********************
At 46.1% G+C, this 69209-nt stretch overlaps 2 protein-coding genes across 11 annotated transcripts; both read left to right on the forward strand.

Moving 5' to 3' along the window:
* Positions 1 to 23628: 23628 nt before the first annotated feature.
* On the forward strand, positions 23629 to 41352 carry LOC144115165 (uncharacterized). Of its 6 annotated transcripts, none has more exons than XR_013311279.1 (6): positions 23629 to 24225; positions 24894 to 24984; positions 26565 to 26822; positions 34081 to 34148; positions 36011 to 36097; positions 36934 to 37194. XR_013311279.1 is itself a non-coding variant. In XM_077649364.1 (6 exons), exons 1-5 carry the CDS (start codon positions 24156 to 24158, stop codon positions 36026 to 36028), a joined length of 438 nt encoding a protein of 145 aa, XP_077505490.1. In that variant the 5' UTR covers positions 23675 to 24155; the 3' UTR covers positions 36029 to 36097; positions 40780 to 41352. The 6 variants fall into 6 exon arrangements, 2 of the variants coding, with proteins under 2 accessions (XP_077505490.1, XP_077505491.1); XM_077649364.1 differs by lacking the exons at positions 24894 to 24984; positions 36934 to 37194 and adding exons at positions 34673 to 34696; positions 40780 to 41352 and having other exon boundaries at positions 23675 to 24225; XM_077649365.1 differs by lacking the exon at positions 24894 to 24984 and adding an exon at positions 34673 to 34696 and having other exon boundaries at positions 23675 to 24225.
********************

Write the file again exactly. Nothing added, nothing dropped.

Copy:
At 46.1% G+C, this 69209-nt stretch overlaps 2 protein-coding genes across 11 annotated transcripts; both read left to right on the forward strand.

Moving 5' to 3' along the window:
* Positions 1 to 23628: 23628 nt before the first annotated feature.
* On the forward strand, positions 23629 to 41352 carry LOC144115165 (uncharacterized). Of its 6 annotated transcripts, none has more exons than XR_013311279.1 (6): positions 23629 to 24225; positions 24894 to 24984; positions 26565 to 26822; positions 34081 to 34148; positions 36011 to 36097; positions 36934 to 37194. XR_013311279.1 is itself a non-coding variant. In XM_077649364.1 (6 exons), exons 1-5 carry the CDS (start codon positions 24156 to 24158, stop codon positions 36026 to 36028), a joined length of 438 nt encoding a protein of 145 aa, XP_077505490.1. In that variant the 5' UTR covers positions 23675 to 24155; the 3' UTR covers positions 36029 to 36097; positions 40780 to 41352. The 6 variants fall into 6 exon arrangements, 2 of the variants coding, with proteins under 2 accessions (XP_077505490.1, XP_077505491.1); XM_077649364.1 differs by lacking the exons at positions 24894 to 24984; positions 36934 to 37194 and adding exons at positions 34673 to 34696; positions 40780 to 41352 and having other exon boundaries at positions 23675 to 24225; XM_077649365.1 differs by lacking the exon at positions 24894 to 24984 and adding an exon at positions 34673 to 34696 and having other exon boundaries at positions 23675 to 24225.